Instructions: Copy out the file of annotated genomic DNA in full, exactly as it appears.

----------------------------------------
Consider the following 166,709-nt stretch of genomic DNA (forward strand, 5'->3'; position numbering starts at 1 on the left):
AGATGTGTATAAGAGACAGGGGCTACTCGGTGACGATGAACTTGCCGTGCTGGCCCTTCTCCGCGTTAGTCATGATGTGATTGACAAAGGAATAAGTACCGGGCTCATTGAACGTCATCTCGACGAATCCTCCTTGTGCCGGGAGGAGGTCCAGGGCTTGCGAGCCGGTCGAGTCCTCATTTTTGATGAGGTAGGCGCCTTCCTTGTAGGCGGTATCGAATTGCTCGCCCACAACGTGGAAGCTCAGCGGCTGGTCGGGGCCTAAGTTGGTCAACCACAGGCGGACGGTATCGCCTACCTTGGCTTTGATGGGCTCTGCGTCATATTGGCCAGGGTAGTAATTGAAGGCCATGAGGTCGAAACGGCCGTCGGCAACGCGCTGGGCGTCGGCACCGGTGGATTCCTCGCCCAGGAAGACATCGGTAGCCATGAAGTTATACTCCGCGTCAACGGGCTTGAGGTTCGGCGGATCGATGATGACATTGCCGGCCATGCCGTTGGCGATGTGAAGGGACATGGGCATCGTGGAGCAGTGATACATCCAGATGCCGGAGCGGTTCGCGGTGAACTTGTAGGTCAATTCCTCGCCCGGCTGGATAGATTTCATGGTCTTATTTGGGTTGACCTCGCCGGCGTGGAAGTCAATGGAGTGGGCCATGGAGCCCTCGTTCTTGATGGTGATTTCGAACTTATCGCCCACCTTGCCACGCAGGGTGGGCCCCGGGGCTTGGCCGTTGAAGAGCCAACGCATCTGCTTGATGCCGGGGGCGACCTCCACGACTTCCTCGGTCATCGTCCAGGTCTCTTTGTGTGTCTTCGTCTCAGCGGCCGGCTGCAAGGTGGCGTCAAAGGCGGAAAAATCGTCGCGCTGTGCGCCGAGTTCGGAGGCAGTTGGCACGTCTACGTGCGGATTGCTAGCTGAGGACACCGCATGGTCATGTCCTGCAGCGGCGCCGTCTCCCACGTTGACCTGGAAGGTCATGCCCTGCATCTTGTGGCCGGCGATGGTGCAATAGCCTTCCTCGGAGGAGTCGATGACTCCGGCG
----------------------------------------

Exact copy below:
Consider the following 166,709-nt stretch of genomic DNA (forward strand, 5'->3'; position numbering starts at 1 on the left):
AGATGTGTATAAGAGACAGGGGCTACTCGGTGACGATGAACTTGCCGTGCTGGCCCTTCTCCGCGTTAGTCATGATGTGATTGACAAAGGAATAAGTACCGGGCTCATTGAACGTCATCTCGACGAATCCTCCTTGTGCCGGGAGGAGGTCCAGGGCTTGCGAGCCGGTCGAGTCCTCATTTTTGATGAGGTAGGCGCCTTCCTTGTAGGCGGTATCGAATTGCTCGCCCACAACGTGGAAGCTCAGCGGCTGGTCGGGGCCTAAGTTGGTCAACCACAGGCGGACGGTATCGCCTACCTTGGCTTTGATGGGCTCTGCGTCATATTGGCCAGGGTAGTAATTGAAGGCCATGAGGTCGAAACGGCCGTCGGCAACGCGCTGGGCGTCGGCACCGGTGGATTCCTCGCCCAGGAAGACATCGGTAGCCATGAAGTTATACTCCGCGTCAACGGGCTTGAGGTTCGGCGGATCGATGATGACATTGCCGGCCATGCCGTTGGCGATGTGAAGGGACATGGGCATCGTGGAGCAGTGATACATCCAGATGCCGGAGCGGTTCGCGGTGAACTTGTAGGTCAATTCCTCGCCCGGCTGGATAGATTTCATGGTCTTATTTGGGTTGACCTCGCCGGCGTGGAAGTCAATGGAGTGGGCCATGGAGCCCTCGTTCTTGATGGTGATTTCGAACTTATCGCCCACCTTGCCACGCAGGGTGGGCCCCGGGGCTTGGCCGTTGAAGAGCCAACGCATCTGCTTGATGCCGGGGGCGACCTCCACGACTTCCTCGGTCATCGTCCAGGTCTCTTTGTGTGTCTTCGTCTCAGCGGCCGGCTGCAAGGTGGCGTCAAAGGCGGAAAAATCGTCGCGCTGTGCGCCGAGTTCGGAGGCAGTTGGCACGTCTACGTGCGGATTGCTAGCTGAGGACACCGCATGGTCATGTCCTGCAGCGGCGCCGTCTCCCACGTTGACCTGGAAGGTCATGCCCTGCATCTTGTGGCCGGCGATGGTGCAATAGCCTTCCTCGGAGGAGTCGATGACTCCGGCG